It’s the near future, a time of new technologies – “bodyware” implants having replaced most past means of communication – but also of climate change and dwindling resources.
Francine is a luminary in her field of evolutionary science. She joins the Foundation to study a colony of bonobo apes: remarkable animals, and the perfect creatures to certify her revolutionary feminist theory of reproduction.
When the terrible, dry winds rise up and cut off the Foundation, silencing all the devices and endangering the survival of animals and humans alike, Francine and the man she has grown to love make a decision that may determine the possibility of a premature ending or a chance to start life over.
NOVELS – FANTASY
The only book on the Fantasy list that I’ve read is “Lies Sleeping – Rivers Of London #7” by Ben Aaronovitch.
This one of my favourites series. “Lies Sleeping” was another amusing and intriguing episode, this time showing us how Peter Grant has matured.
By Locus’ definition, I don’t seem to read a lot of fantasy (it seems Urban Fantasy isn’t included) but one of the books on the list is on my TBE pile.
“The Mere Wife” by Maria Danvana Headley has been calling to me for a while.
I was won over by the first sentence in the publisher’s summary:
+Two mothers—a suburban housewife and a battle-hardened veteran—struggle to protect those they love in this modern retelling of Beowulf.+
2018 was a great year for new talent in Science Fiction and Fantasy so I’ve already picked up five of the books on this list.
“Trail Of Lightning” by Rebecca Roanhorse is one of the best Science Fiction novels I’ve read in a long time.
Rebecca Roanhorse’s Sixth World concept is a potent mix of post-apocalyptic devastation and Navajo-based Urban Fantasy with a monster-slaying female lead who sees herself not as a hero but as a monster in waiting, someone contaminated and abandoned who knows only how to kill and yet dreds becoming nothing more than a killer.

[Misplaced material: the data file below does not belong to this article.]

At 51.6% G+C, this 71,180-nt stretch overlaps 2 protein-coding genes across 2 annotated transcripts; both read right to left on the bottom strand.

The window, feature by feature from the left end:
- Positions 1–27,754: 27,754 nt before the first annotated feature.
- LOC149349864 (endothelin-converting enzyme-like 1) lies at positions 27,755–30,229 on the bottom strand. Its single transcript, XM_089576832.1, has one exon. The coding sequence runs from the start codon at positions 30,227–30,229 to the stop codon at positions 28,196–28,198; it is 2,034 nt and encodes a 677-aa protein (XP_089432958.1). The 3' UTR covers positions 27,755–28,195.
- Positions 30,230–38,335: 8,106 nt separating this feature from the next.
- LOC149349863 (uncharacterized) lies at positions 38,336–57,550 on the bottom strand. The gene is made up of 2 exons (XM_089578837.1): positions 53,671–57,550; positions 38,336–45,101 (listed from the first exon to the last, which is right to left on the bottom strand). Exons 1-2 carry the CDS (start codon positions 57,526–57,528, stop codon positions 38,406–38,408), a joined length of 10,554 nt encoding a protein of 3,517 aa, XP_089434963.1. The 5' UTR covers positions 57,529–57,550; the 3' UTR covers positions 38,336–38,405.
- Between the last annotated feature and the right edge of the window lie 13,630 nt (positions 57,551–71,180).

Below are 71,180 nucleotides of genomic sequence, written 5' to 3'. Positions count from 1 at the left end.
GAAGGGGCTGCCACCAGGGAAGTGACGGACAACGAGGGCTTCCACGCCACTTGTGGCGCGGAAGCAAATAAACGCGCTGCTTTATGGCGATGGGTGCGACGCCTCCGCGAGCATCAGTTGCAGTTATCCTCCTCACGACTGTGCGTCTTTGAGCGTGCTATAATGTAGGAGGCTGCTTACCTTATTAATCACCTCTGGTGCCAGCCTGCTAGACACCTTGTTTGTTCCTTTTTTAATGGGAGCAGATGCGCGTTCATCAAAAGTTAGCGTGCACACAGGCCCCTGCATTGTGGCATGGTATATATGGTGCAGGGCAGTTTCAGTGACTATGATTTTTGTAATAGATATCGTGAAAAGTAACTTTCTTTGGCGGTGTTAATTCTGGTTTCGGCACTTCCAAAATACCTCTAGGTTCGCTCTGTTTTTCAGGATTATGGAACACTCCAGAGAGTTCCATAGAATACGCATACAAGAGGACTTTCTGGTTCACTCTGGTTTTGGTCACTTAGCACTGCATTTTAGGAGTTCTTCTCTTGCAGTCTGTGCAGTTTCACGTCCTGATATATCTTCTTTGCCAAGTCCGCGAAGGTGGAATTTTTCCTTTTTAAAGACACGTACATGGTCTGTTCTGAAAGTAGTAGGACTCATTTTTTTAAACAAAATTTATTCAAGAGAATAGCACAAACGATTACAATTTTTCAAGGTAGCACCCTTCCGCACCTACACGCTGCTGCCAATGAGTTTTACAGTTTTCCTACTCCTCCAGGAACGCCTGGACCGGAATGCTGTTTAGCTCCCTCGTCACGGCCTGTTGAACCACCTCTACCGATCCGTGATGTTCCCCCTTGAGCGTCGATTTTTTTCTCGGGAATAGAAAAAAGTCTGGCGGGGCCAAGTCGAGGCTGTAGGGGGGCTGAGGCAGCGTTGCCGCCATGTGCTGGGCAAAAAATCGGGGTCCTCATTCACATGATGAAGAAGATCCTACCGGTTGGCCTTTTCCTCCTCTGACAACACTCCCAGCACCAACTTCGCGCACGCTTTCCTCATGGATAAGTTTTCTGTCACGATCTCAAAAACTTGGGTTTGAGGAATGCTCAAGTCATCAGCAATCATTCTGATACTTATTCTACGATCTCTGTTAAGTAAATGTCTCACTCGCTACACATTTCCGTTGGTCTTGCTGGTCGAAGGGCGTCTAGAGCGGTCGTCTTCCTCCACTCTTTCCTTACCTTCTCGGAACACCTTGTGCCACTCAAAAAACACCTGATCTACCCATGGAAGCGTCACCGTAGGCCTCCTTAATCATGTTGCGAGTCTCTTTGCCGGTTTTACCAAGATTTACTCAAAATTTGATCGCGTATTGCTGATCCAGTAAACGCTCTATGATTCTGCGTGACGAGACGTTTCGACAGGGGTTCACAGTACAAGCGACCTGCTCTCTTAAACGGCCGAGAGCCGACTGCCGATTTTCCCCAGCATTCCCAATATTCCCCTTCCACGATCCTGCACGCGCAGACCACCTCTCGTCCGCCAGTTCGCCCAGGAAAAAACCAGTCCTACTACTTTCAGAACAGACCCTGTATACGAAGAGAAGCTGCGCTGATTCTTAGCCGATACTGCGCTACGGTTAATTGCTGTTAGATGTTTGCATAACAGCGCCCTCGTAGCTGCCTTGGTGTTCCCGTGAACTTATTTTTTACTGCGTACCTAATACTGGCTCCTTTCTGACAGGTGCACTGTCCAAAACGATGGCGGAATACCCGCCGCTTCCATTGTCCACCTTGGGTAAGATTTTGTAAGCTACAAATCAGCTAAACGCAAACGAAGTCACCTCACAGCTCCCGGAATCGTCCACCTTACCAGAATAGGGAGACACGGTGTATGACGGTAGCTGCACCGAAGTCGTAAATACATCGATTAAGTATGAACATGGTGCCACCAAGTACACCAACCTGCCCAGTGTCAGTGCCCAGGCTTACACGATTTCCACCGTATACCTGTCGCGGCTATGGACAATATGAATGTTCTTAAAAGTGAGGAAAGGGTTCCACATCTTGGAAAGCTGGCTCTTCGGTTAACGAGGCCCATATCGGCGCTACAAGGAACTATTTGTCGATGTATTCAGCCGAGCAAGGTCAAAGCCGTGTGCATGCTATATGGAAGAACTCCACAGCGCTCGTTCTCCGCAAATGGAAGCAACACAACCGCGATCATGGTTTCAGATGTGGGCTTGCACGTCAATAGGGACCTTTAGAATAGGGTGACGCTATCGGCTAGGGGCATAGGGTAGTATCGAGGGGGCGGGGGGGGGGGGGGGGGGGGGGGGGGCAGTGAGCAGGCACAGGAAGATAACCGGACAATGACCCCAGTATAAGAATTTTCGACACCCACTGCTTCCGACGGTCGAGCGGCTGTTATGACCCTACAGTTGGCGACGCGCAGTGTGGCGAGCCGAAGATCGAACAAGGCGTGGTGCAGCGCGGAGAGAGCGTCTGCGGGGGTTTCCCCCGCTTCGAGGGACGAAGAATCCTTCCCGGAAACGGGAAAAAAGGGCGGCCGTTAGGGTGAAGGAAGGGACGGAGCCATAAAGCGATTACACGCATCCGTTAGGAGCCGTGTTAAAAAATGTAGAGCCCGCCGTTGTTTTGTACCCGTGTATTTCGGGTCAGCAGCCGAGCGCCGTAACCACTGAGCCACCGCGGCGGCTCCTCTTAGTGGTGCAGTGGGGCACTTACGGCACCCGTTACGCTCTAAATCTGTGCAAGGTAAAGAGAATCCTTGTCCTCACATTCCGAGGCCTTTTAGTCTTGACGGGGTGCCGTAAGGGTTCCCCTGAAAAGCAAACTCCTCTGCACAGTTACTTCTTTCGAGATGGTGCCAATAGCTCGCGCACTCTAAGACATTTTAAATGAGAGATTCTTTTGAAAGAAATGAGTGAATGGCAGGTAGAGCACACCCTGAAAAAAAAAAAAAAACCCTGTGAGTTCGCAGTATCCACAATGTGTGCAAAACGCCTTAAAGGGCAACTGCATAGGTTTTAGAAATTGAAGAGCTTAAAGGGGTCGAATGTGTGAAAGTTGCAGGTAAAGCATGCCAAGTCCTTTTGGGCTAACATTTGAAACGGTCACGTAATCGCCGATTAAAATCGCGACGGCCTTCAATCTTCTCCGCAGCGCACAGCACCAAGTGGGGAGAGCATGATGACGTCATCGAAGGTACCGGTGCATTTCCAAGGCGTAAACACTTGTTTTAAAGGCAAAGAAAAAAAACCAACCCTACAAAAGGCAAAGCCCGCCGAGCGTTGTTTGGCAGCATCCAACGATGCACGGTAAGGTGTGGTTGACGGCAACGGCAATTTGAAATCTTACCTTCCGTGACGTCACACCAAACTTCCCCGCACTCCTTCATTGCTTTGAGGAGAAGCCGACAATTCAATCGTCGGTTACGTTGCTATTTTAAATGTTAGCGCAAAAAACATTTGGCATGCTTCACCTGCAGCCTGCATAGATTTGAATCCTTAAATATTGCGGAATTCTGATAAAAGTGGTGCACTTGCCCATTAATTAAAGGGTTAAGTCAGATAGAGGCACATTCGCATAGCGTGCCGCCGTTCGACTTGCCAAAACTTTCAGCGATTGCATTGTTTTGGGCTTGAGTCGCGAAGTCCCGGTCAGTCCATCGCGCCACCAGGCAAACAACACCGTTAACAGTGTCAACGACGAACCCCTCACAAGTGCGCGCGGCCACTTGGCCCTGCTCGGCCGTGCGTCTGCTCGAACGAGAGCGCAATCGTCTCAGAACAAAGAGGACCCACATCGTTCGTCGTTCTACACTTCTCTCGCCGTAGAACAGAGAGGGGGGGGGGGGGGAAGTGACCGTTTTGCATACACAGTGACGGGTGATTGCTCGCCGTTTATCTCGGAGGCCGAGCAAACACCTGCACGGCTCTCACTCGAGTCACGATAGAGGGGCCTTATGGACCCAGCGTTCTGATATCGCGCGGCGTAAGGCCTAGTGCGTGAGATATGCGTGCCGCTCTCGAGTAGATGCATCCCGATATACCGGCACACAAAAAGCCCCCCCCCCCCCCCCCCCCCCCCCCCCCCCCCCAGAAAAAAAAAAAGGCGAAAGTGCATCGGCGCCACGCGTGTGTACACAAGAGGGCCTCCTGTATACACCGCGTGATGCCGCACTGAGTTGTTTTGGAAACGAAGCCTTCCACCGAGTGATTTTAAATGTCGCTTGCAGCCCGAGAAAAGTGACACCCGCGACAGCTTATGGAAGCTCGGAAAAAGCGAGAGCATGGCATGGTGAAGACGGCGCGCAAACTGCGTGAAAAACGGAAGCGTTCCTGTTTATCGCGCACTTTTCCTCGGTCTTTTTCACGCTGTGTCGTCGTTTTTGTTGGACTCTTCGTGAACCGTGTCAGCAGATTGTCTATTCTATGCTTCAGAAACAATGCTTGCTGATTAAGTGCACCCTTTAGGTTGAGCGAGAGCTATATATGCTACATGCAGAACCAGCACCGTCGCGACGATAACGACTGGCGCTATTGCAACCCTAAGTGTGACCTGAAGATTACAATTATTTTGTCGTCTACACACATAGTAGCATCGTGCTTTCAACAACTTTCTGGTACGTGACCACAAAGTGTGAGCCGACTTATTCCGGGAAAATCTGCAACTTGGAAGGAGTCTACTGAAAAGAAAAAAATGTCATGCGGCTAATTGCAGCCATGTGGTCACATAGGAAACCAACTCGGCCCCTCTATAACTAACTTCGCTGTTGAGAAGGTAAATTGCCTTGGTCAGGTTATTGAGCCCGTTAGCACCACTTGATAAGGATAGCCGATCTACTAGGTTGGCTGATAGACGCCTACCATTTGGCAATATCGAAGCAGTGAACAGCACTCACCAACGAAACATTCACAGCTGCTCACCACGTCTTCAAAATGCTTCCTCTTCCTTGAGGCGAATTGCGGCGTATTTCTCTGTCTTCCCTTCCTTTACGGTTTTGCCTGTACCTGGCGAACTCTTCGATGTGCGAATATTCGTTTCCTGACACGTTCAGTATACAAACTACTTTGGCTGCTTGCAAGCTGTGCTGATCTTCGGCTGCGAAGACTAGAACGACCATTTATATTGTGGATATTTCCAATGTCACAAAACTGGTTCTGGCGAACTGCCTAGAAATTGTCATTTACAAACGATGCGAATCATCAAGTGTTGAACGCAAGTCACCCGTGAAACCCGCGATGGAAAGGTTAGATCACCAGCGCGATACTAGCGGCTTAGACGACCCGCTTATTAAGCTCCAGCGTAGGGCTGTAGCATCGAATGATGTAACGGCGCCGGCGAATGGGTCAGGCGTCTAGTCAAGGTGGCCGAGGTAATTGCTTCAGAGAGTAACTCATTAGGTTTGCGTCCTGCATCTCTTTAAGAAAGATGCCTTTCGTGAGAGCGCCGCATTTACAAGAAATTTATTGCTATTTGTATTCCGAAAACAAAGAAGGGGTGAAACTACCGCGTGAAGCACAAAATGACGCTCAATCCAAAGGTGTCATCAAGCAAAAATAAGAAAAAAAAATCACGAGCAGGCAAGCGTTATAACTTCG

I eo impressed by “Trail Of Lightning” that I’ve already read the second book, “Storm Of Locusts” which is even better.
I have four First Novels in my TBR pile
“Semiosis” by Sue Burke appeals to me because it explore how alien sentience can be and how we can find common ground with those who think very differently from us.
The publisher’s summary says:
In this character driven novel of first contact by debut author Sue Burke, human survival hinges on an bizarre alliance.
Only mutual communication can forge an alliance with the planet’s sentient species and prove that mammals are more than tools.
“Mirage” by Somaiya Daud is in my TBR because it’s been reviewed as a feminist YA Fantasy that looks at agency, colonisation and dislike of one’s own culture. It also has a strong female lead, a young woman being forced to be the body double for a hated pricncess. It ticks my “try something different” box.
“Severance” by Ling Ma is part of my search for good satire. I’m hoping a story about a millennial so caught up in office routine that they fail to notice the zombie apocalypse might do it for me.
At 184 pages, “MEM” by Bethany C. Morrow is a first novella rather than a first novel.
I picked it because it’s an alternative history in which a method of extract memories and having them installed in clones is invented in the early twentieth century.
I’m intrigued by what the mores of the time would do with that technology.